Bringing Fantasy Sports to the Bar With MyInteractiveVision

10/3/12Follow @XconomyDET

“Come on, girls,” my mom said with a heavy sigh. “This is getting ridiculous.”

It was a beautiful Sunday in September, and she was talking to my sister and me. We were sitting in a Montauk, NY, hotel room on a ladies weekend vacation/wedding-venue search mission. My mom was miffed because we were late to look at a lovely beach house to determine whether it might a good place to tie the knot. But there was a problem.

The bride-to-be, my sister Abby, was having a fantasy football crisis. A running back crisis, to be precise. She couldn’t decide whether to start BenJarvus Green-Ellis, known to fantasy geeks like us as “the Law Firm,” or Matt Forte. It was well past noon, which gave Abby only a few minutes to make the decision.

“Does Matthew Berry say anything about them in Love/Hate this week?” I asked Abby. Even though she’s the commissioner of our league and historically my mortal enemy in fantasy football, I couldn’t resist my big-sister impulse to help.

“Nope,” she answered.

“What’s the Yahoo projection?” I asked.

“One-point difference.”

“Can’t we have one Sunday where you two don’t spend the whole day obsessing about fantasy football?” my mom pleaded, surely remembering how last season’s fantasy playoffs had almost ruined Christmas. “They’re not even real teams!”

“Mom!” we growled simultaneously through gritted teeth as we furiously pawed our phone touchscreens.

I looked at the clock. “Crap, we missed Sit or Start.”

“This TV doesn’t get ESPN 2 anyway,” Abby said.

“Well,” I said to Abby after a few minutes spent analyzing the run defenses of each player’s opposing team. “I don’t know what to tell you—it’s a pretty even match. Go with your gut.”

I relate this anecdote not to embarrass my mother in print (though it certainly wouldn’t be the first time), or to point out that “go with your gut” is perhaps the only advice possible in the giant weekly crapshoot otherwise known as fantasy football. I tell this story because it illustrates just how all-consuming and pervasive fantasy sports have become. To paraphrase my mom: Really, you’re more concerned about Matt freaking Forte than the place where you and your fiance will tell your assembled loved ones that you intend to spend the rest of your lives together in holy matrimony?!?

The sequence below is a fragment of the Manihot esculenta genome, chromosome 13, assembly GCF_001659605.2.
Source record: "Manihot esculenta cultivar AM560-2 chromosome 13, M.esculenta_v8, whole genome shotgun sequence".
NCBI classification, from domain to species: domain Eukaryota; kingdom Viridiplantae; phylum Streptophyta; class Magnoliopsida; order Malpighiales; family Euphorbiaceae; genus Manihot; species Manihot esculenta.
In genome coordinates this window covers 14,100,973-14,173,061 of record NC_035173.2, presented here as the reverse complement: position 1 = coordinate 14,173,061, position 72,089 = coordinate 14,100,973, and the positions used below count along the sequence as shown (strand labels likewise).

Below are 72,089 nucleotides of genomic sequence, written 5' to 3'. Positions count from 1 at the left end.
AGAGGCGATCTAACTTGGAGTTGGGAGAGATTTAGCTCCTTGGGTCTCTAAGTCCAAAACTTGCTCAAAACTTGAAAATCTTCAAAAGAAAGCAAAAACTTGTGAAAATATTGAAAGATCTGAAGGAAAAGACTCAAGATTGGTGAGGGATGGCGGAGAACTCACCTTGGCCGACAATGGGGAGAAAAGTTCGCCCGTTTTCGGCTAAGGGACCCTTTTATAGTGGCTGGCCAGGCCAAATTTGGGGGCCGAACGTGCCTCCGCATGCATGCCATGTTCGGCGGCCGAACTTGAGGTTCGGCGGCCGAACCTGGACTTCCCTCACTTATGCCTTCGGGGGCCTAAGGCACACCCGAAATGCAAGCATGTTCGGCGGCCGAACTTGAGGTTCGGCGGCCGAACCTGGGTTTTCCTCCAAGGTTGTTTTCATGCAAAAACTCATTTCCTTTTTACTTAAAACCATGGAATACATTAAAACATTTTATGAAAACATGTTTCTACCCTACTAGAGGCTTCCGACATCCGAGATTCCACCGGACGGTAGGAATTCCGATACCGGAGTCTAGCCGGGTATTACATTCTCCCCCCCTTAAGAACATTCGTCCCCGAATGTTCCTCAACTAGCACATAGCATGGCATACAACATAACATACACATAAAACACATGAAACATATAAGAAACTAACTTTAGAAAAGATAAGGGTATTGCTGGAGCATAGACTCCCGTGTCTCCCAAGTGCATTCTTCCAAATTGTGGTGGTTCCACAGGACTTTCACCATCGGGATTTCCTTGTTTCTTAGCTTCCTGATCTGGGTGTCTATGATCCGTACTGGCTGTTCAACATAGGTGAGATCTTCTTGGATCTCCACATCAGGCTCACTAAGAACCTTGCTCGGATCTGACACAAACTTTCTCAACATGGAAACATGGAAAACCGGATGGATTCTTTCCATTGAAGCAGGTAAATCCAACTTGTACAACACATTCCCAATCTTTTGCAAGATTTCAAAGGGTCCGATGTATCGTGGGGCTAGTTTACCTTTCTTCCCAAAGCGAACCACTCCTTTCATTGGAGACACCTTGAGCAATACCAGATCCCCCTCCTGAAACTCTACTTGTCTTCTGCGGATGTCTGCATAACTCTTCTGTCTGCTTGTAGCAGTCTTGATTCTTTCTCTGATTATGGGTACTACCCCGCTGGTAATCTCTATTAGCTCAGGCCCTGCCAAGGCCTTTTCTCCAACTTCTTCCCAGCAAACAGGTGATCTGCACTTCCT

“We did our research, and we saw that fantasy sports is a big industry,” says Jim Jung, who co-founded the Detroit startup MyInteractiveVision with Rob Freeman. “Rob and I don’t play, but we kept running into all kinds of professionals who did—older people and younger people. We found out the people playing it are very involved.”

According to Jung’s research, 30 million people play fantasy sports each year, and they spend more than $4 billion per year to be better players. There’s fantasy football, baseball, basketball, golf, hockey, and even NASCAR. Much like with NCAA basketball playoff pools, we’re in an era where even the office secretary wants to play fantasy football—never mind that she’s 55 and has never watched an entire NFL game in her life.

As any fantasy dork can tell you, it’s a game ruled by statistics. It doesn’t matter if the Detroit Lions never win another game; theoretically, Calvin Johnson will still be … Next Page »

Sarah Schmid is the editor of Xconomy Detroit. You can reach her at 313-570-9823 or sschmid@xconomy.com. Follow @XconomyDET

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